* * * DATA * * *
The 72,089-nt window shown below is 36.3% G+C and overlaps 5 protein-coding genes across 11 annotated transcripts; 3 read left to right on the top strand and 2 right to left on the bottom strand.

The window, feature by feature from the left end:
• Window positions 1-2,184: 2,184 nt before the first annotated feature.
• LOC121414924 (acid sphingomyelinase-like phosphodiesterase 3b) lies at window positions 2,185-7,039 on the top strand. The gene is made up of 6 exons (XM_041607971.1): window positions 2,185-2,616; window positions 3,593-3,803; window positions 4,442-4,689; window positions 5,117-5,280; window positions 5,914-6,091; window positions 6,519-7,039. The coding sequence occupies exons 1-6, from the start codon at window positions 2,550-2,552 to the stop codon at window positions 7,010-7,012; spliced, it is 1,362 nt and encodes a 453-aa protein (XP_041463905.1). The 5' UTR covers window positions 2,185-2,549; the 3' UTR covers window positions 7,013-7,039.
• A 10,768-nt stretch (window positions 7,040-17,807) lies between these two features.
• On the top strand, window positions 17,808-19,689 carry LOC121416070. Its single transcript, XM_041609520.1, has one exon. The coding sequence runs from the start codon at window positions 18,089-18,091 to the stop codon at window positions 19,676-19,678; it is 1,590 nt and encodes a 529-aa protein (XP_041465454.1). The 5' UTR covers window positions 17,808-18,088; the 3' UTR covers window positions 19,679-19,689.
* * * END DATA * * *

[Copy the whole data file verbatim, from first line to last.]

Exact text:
The 72,089-nt window shown below is 36.3% G+C and overlaps 5 protein-coding genes across 11 annotated transcripts; 3 read left to right on the top strand and 2 right to left on the bottom strand.

The window, feature by feature from the left end:
• Window positions 1-2,184: 2,184 nt before the first annotated feature.
• LOC121414924 (acid sphingomyelinase-like phosphodiesterase 3b) lies at window positions 2,185-7,039 on the top strand. The gene is made up of 6 exons (XM_041607971.1): window positions 2,185-2,616; window positions 3,593-3,803; window positions 4,442-4,689; window positions 5,117-5,280; window positions 5,914-6,091; window positions 6,519-7,039. The coding sequence occupies exons 1-6, from the start codon at window positions 2,550-2,552 to the stop codon at window positions 7,010-7,012; spliced, it is 1,362 nt and encodes a 453-aa protein (XP_041463905.1). The 5' UTR covers window positions 2,185-2,549; the 3' UTR covers window positions 7,013-7,039.
• A 10,768-nt stretch (window positions 7,040-17,807) lies between these two features.
• On the top strand, window positions 17,808-19,689 carry LOC121416070. Its single transcript, XM_041609520.1, has one exon. The coding sequence runs from the start codon at window positions 18,089-18,091 to the stop codon at window positions 19,676-19,678; it is 1,590 nt and encodes a 529-aa protein (XP_041465454.1). The 5' UTR covers window positions 17,808-18,088; the 3' UTR covers window positions 19,679-19,689.